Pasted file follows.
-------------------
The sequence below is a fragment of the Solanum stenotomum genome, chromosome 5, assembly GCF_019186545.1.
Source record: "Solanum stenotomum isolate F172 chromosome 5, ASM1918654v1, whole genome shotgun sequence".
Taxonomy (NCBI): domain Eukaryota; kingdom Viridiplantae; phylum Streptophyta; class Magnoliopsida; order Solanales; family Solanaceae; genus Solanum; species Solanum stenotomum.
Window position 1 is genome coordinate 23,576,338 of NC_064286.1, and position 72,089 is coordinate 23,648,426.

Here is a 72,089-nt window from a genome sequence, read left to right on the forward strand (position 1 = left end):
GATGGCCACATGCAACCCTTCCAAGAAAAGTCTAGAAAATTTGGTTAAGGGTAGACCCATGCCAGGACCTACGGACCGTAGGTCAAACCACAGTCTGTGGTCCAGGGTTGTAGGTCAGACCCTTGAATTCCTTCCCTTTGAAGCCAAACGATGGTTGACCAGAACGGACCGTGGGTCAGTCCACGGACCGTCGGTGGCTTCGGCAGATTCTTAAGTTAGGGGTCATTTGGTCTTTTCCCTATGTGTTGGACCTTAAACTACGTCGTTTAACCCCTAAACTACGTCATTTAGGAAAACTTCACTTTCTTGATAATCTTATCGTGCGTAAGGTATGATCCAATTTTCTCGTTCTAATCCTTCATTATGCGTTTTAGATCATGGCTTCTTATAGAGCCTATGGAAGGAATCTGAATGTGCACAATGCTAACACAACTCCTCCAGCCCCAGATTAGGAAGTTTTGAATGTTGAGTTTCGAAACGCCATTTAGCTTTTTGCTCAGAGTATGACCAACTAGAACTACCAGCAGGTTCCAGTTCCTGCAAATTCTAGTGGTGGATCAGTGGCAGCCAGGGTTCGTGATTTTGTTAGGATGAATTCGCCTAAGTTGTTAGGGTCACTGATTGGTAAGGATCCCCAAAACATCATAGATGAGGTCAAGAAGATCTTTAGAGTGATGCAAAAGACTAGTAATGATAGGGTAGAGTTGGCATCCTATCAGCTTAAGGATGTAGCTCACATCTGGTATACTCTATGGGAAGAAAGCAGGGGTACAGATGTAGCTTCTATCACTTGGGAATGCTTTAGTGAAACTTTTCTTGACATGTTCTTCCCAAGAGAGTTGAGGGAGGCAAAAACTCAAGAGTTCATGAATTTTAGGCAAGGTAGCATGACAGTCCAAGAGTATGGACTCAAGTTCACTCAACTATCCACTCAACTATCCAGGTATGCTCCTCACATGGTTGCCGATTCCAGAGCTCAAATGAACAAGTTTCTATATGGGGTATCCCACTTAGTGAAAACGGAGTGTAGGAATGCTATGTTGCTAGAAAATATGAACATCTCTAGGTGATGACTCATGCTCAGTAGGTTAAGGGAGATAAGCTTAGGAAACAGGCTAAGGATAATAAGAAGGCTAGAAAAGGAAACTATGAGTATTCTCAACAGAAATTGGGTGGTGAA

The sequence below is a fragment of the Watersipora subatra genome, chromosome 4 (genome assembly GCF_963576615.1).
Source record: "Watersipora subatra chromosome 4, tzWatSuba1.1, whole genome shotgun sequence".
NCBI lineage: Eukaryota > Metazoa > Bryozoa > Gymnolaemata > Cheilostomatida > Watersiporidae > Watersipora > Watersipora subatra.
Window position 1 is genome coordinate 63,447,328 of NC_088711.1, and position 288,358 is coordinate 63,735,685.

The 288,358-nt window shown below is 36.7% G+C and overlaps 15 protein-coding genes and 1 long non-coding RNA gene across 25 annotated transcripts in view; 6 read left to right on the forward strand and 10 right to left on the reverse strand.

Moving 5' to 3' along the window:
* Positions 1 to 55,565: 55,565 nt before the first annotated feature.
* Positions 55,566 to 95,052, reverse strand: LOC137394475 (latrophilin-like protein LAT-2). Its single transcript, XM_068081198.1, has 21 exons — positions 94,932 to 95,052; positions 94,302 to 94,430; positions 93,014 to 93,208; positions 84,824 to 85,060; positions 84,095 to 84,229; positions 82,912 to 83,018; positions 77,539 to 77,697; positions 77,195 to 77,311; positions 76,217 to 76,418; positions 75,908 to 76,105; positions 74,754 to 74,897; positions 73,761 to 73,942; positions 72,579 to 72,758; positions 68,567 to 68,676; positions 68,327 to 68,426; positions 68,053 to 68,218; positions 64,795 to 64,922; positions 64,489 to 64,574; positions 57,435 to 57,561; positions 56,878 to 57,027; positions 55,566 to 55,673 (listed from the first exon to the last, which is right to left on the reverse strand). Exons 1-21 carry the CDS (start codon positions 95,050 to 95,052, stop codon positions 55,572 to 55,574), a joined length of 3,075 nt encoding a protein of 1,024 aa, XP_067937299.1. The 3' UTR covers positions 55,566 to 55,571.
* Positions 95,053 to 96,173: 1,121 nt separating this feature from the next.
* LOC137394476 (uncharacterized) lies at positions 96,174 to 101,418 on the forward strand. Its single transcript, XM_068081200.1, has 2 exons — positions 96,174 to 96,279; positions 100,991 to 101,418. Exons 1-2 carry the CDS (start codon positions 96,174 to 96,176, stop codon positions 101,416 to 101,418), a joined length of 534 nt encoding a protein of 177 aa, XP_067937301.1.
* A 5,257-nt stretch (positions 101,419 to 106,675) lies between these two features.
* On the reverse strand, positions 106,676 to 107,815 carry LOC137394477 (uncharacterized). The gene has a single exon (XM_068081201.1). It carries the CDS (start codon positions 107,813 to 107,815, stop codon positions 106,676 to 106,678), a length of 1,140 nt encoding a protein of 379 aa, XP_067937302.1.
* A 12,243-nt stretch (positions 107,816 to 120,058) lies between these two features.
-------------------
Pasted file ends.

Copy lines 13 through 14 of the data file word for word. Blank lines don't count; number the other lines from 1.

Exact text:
* Positions 1 to 55,565: 55,565 nt before the first annotated feature.
* Positions 55,566 to 95,052, reverse strand: LOC137394475 (latrophilin-like protein LAT-2). Its single transcript, XM_068081198.1, has 21 exons — positions 94,932 to 95,052; positions 94,302 to 94,430; positions 93,014 to 93,208; positions 84,824 to 85,060; positions 84,095 to 84,229; positions 82,912 to 83,018; positions 77,539 to 77,697; positions 77,195 to 77,311; positions 76,217 to 76,418; positions 75,908 to 76,105; positions 74,754 to 74,897; positions 73,761 to 73,942; positions 72,579 to 72,758; positions 68,567 to 68,676; positions 68,327 to 68,426; positions 68,053 to 68,218; positions 64,795 to 64,922; positions 64,489 to 64,574; positions 57,435 to 57,561; positions 56,878 to 57,027; positions 55,566 to 55,673 (listed from the first exon to the last, which is right to left on the reverse strand). Exons 1-21 carry the CDS (start codon positions 95,050 to 95,052, stop codon positions 55,572 to 55,574), a joined length of 3,075 nt encoding a protein of 1,024 aa, XP_067937299.1. The 3' UTR covers positions 55,566 to 55,571.